Such is the life of a Cleveland Indians fan.
Was home during the day yesterday; flipped the tube on for a moment; saw that baseball was being played in the afternoon sunshine. I assumed it was opening day (that's how out of touch I am right now).
But nope, it was already the second week of the season, and the Tribe was already in last place and looking like they wanted to inherit the Earth. They aren't hitting, and they aren't pitching, and they probably aren't even fielding (although I won't actually be watching enough
While not caring a whit about them anymore
Once again operating on the If You Come, We Will Build It philosophy of business management, McDolan and McSons have put together yet another team that is wasting the fine core of talent that their equally fine (and, girlfriend, I do mean fine) general manager, Mark Shapiro, keeps assembling. Never in my life have I seen so many opportunities wasted as I have during the past ten years of Indians baseball. Throwing nickels around like they were manhole covers, the Dolans have squandered more potential playoff bids than the Indians could have even hoped for during the entire previous three decades of my life. Somehow the talent put together on the Dolan's shoestring keeps managing to surprise and make runs at least every other year, but it is never a surprise when they end up falling a handful of games short during those healthy seasons when they do make run. Because that is what happens when you try and contend on the If We Get Lucky Principal.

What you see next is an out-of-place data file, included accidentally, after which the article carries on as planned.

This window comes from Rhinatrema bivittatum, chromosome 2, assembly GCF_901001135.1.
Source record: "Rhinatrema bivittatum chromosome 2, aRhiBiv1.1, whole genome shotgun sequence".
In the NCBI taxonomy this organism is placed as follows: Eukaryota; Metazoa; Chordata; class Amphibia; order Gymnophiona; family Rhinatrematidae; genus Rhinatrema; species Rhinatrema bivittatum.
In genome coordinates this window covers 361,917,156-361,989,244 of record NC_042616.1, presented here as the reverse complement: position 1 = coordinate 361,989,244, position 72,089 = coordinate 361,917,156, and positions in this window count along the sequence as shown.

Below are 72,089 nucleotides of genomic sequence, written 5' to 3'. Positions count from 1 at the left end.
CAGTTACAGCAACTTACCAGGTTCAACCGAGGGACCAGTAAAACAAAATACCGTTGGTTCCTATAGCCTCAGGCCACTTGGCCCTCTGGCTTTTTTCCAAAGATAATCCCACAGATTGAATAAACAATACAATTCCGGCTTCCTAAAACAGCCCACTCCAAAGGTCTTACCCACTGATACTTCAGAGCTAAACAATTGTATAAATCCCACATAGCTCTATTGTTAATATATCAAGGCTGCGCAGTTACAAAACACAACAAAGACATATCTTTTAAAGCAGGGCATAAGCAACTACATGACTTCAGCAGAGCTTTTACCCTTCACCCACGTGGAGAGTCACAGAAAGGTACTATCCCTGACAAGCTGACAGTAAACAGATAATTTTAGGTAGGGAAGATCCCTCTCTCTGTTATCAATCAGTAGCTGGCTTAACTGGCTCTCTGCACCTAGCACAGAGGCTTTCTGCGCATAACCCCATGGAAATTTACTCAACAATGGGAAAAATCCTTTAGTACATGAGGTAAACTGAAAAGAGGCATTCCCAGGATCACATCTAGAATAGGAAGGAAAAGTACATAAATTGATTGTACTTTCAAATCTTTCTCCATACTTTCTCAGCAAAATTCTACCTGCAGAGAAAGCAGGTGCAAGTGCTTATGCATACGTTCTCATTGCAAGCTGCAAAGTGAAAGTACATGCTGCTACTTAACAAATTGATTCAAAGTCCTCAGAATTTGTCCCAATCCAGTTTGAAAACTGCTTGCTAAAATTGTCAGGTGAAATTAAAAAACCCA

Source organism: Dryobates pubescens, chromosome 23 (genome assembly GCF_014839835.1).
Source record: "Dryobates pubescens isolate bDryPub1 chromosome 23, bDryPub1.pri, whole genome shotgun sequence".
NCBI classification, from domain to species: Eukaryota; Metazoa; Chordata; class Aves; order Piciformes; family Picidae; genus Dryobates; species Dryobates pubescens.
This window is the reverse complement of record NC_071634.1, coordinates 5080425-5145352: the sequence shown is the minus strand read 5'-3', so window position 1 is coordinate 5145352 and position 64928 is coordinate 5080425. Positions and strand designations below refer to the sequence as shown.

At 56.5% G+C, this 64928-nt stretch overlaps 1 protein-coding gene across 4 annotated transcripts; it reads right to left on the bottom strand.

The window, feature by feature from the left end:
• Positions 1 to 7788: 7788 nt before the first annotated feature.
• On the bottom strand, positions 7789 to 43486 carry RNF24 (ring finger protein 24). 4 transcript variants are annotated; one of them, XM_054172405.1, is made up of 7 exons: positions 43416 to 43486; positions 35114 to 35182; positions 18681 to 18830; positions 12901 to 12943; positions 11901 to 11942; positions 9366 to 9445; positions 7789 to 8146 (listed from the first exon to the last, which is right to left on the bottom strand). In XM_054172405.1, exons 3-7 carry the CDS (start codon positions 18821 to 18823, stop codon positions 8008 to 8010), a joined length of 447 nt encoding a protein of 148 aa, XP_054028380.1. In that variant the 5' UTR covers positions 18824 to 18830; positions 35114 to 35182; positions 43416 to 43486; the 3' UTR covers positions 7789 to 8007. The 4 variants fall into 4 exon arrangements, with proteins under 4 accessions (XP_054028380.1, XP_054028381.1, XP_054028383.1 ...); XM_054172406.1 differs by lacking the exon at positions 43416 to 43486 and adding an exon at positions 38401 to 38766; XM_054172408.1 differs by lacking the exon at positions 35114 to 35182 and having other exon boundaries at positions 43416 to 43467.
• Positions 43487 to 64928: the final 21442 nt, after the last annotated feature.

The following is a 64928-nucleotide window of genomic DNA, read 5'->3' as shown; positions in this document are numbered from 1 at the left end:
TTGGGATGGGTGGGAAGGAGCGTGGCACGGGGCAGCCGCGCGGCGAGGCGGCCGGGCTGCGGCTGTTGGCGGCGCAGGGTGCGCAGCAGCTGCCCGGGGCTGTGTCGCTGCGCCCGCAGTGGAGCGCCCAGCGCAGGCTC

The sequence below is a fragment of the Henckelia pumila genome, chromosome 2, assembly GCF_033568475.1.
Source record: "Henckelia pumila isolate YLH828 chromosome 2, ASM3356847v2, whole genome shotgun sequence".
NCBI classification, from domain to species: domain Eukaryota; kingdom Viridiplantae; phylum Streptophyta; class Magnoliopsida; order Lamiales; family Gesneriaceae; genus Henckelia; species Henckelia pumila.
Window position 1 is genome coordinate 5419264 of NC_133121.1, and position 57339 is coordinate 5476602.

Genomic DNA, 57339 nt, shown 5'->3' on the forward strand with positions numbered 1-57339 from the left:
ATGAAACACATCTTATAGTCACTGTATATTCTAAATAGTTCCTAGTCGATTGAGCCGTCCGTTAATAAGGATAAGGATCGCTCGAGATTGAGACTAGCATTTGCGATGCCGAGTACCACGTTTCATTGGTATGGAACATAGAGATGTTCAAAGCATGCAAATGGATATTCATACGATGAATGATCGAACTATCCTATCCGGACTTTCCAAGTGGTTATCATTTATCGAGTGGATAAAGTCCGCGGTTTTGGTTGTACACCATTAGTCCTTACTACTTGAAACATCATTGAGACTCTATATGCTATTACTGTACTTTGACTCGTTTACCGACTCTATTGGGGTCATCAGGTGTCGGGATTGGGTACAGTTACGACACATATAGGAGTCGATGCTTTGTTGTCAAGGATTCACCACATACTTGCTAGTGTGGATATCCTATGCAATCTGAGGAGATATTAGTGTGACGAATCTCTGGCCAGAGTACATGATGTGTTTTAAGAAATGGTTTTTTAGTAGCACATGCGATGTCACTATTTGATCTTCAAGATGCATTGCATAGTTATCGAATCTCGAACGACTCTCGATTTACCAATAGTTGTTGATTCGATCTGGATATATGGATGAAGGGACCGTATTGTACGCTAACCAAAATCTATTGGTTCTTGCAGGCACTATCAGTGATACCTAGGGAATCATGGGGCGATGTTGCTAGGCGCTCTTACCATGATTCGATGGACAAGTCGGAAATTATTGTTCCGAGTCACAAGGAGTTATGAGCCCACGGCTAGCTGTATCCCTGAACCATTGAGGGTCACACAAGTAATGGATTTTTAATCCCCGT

Yes, being an Indians fan is like rooting for the Mega Millions to come in. If all the random numbers fall your way, then something great will happen. And you are guaranteed a 1 in 1,303,509,833 shot each and every season.
You would not know it to read this, but I was once a season ticket holder. And even before that, when the Tribe was in their 40-year free fall of ineptitude back during my youth, I still managed to drag myself to a handful of games each season. It was baseball, and no one associated with the Tribe ever seriously made any noise about contending or being good, so I had the right attitude for living in misery.
I was like Robin Williams in Moscow on the Hudson: I loved my misery. You know why? Because it was mine. I could take it out and hold it. I could caress it. Then I could put it back in my pocket and wait for next season.
But now, with the Indians pretending they are trying to contend, rather than just admitting that they are merely fielding a team, I just feel like the saddest thing in the world is life, man. I have not attended a game in years, because when you pee on my leg and tell me it's raining, it really brings out the worst in me.
Hey, a whole post not about Lost or any television at all.
Bet that don't last long.